Aug 032011

Ian Stuart is chairing our first Pecha Kucha session. As usual you can vote for your favourite – and no eating the chocolate coins we’re using to vote!

In this session we will be hearing from:

  • Adrian Stevenson (UKOLN) – Linked Open Copac Archives Hub (LOCAH) project – use of Timemap for visualising linked data

I work on LOCAH which is part of #jiscexpo. The Archives Hub is a an aggregatiuon of archival descriptions, Copac is similar for library catalogies. We are exposing linked data for both of these and also creating a prototype visualisation – lots more on the blog. And see also linked data design issue resources.

We are linking to VIAF, to DBPedia, to the BBC etc. It’s important to the geotemporal side of stuff we are doing. We have linekd around name, location, people, subjects.

Archives Hub is already live:  – get your data here, it’s free CC0 data. There’s a SPRQL end point there as well as a more basic browser view. We are doing the same for Copac, it’s coming soon adn should be released about the beginning of September.

Visualisation prototype – several use cases – using tools like Simile, Many Eyes, Google Chart. So you can see timelines, maps etc.

We have a new project the Linking Lives Project – based around individuals much like BBC artist pages.

Key benefits of Linked Data? Has the potential to be a universal API in a way – you shouldn’t need to hand craft things though there is a challenge about matching things, particularly placenames etc. It’s quite a think to do this matching stuff. And sustainability wise the links to others work makes you vulnerable to losing your work. This guy caled Ed Summers put out the Library of Congress Subject Headings and it disappeared (though now resolved). Data modelling can be tricky especially can be complex. Licensing important but less of an issue these days. But linked data can make your repository work harder, find new channels in your data, and expose potentially hidden collections.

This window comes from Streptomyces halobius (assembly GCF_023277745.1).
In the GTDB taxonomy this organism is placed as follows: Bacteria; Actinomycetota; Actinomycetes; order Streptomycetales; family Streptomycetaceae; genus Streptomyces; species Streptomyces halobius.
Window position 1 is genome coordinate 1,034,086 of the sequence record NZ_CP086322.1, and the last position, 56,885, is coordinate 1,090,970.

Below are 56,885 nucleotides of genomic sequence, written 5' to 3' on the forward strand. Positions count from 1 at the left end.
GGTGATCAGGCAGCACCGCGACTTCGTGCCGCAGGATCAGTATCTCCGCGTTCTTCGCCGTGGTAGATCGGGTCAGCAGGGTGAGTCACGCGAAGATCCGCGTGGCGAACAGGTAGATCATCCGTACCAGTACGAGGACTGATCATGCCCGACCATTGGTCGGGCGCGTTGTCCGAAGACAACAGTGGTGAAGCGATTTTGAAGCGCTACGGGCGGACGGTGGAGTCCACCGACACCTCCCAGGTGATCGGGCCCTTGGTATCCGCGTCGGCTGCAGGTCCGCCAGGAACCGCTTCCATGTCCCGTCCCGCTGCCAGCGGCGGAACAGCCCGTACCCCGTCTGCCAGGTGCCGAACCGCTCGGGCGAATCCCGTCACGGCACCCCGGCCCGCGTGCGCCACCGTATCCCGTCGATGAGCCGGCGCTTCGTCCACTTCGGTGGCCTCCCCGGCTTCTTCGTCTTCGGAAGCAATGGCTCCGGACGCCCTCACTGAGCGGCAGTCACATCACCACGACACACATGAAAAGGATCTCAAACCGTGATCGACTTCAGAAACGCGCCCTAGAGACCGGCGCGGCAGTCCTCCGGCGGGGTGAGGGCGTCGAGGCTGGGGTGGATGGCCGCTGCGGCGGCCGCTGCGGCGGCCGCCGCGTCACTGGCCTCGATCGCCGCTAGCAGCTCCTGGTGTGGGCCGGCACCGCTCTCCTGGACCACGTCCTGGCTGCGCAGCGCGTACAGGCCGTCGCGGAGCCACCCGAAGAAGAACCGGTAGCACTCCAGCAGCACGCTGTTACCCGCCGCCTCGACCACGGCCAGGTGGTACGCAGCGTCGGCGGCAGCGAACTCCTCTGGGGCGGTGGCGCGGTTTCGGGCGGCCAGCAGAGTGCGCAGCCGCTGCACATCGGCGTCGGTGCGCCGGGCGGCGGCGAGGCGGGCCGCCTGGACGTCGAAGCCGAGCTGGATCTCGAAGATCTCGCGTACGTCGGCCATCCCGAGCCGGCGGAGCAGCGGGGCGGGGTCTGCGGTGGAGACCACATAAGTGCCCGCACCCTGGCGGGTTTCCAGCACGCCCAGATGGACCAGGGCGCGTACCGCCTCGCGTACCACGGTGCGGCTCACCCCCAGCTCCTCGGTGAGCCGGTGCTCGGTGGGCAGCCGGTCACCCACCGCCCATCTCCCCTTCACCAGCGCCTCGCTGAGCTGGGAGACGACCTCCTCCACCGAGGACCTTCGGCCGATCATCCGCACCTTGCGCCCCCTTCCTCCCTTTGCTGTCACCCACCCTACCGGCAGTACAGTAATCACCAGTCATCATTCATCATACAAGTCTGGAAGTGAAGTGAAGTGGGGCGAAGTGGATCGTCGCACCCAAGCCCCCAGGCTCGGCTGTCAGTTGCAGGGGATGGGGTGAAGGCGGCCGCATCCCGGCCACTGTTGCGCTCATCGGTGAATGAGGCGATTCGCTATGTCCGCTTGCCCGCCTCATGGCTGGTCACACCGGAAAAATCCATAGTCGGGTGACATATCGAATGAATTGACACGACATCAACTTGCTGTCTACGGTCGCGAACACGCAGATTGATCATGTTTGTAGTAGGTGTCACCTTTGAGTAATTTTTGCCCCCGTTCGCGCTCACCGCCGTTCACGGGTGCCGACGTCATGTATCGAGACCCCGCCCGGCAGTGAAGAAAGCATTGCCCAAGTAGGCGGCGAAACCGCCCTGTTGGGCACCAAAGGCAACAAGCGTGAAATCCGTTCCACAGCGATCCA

• Sheila Fraser (EDINA) – Using OpenURL Activity Data

I have a challenge of talking about middleware and data, what kind of analogy can I use. I started with pizza (I’m a fan) as it gave me an idea. When I’m hungry I go to the web, I put in what I want, they figure out how to get that pizza made and at my door and that works really well. The OpenURL router is just like pizza. You go to it, it finds the right copy and brings you the full text back. Like my pizza supplier the OpenURL router stores some data so that I can get what I want as quickly as possible.

The log of all this data is hugely valuable but looked like a bit of mess – we have been turning our data into something much more usable. And to use that, for instance, to create recommendations for future reading. We did some work with our logs to prove that the data could help us find citations and further

What else can we find out? We can see that the busy periods of the year seem to be around the exam periods. Saturday is the quietest day of the week but then there is a weird peak of usage. We can have a good look through to find times when it may be appropriate to do system maintenance work for instance.


ODC PL – links to lots of others experiments

  • Jodie Double (Univ. Leeds) – RePosit

Last year Sarah Malloy talked about the beginning of this project. See also our blog on the project:

We are looking at how advocacy can effect engagement with repositories through connections to repositories, There are 5 HEI partners and 1 commercial partners. We al have a research management system and separate implementations with different numbers of repositories connected to our CRIS. We had to talk to a lot of stakeholders – that takes time so we are a little behind where we hoped to be but we do have more of our objectives achieved. We have a Google Group set up that you are welcome to join if you want to discuss CRIS issues.

These are community resources that we want others to use – materials that you can get out there. If life different with a connector? Not really but we connect in more places with more people. As faculty team went out to talk about the system we did find that easier login helps. we’ve stolen tag lines to help sell our repository. Open Access is the same no matter what the connector – whether a CRIS or your own stand alone system. Have the numbers increased? Those we did advocacy with did get better numbers. But we don’t really have carrot or stick – mandates would be important here. We have a survey out. Now that we offer a £100 Amazon voucher on our survey we suddenly have 300 responses – bribary works.